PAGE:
JIUQUAN, Oct. 17 (Xinhua) -- China on Monday successfully launched the manned spacecraft Shenzhou-11, carrying two astronauts who will remain in space for 33 days, the longest manned mission in the country's space program to date.
Shenzhou-11, China's sixth manned spacecraft, will dock with space lab Tiangong-2, marking a step closer to its space station ambitions.
The spacecraft was launched with a Long March-2F Y11 carrier rocket at the Jiuquan Satellite Launch Center in northwest China's Gobi desert at 7:30 a.m. Monday Beijing time.
The launch was declared a success by Zhang Youxia, commander-in-chief of China's manned space program, about 19 minutes after blast-off.
President Xi Jinping, also general secretary of the Communist Party of China (CPC) Central Committee, sent a message of congratulations for the successful launch, expressing hope that "Chinese people will take bigger steps and march further in space, to make a new contribution to the building of China into a space power."
Premier Li Keqiang and Liu Yunshan, both members of Politburo Standing Committee of the CPC Central Committee, watched the live broadcast of the launch at the command center of China's manned space program in Beijing.
After docking with Tiangong-2, the astronauts will enter the space lab and stay there for 30 days.
Shenzhou-11 will then undock from Tiangong-2 and return to Earth within one day.
The two astronauts are commander Jing Haipeng, a 50-year-old veteran who participated in the Shenzhou-7 and Shenzhou-9 missions, as well as Chen Dong, 38, who is on his first space mission.
A ceremony to see the two astronauts off was held at the Jiuquan Satellite Launch Center ahead of the launch on Monday morning.
In an interview with Xinhua, Chen said he was inspired by his idol, China's first astronaut Yang Liwei, to become one of the country's elite space explorers.
Tiangong-2 was launched into space on September 15. The rendezvous will happen at an orbit about 393 kilometers above Earth, the same height the future Chinese space station will operate at.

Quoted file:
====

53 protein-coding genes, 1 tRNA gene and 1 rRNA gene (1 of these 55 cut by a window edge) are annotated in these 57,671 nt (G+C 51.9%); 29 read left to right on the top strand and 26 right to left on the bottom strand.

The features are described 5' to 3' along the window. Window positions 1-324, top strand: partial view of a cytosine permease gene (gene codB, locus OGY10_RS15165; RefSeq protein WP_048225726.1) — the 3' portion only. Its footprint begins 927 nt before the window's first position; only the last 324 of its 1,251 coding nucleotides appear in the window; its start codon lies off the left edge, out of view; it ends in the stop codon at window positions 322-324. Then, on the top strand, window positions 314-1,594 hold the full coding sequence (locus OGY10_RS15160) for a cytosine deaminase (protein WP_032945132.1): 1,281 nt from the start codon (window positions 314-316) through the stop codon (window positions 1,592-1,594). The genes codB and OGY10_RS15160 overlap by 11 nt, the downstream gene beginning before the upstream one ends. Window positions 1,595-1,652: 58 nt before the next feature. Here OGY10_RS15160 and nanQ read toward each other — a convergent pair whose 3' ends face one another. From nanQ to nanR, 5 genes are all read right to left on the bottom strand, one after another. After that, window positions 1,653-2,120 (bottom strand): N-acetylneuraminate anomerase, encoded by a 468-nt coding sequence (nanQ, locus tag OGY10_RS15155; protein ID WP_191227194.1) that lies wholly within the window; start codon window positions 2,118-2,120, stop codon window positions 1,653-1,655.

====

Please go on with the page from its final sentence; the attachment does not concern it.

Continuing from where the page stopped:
Wu Ping, deputy director of China's manned space engineering office, said at a press conference Sunday that Tiangong-2 has already reached its preset orbit 393 kilometers above the earth, adding that it was in stable condition and would meet the requirements for docking with Shenzhou-11 and accommodating the astronauts.
The mission aims to transport personnel and materials between Earth and Tiangong-2, as well as test meeting, docking and return processes.
Other objectives include aerospace medical experiments, space science experiments and in-orbit maintenance. The astronauts will conduct three experiments designed by middle school students from the Hong Kong Special Administrative Region, including raising silkworms in space.
Jing and Chen will also be special correspondents for Xinhua, sharing their work and life in space via text, photo, audio and video, using Xinhua's global media services.
During their 30 days in the space lab, the astronauts will work eight hours per day, six days a week, according to the Astronaut Center of China.
"It is synchronized with the sleep-wake cycle on Earth and marks a transitional design to long-term flight in a space station," said Huang Weifen, deputy chief designer of the astronaut system with the center.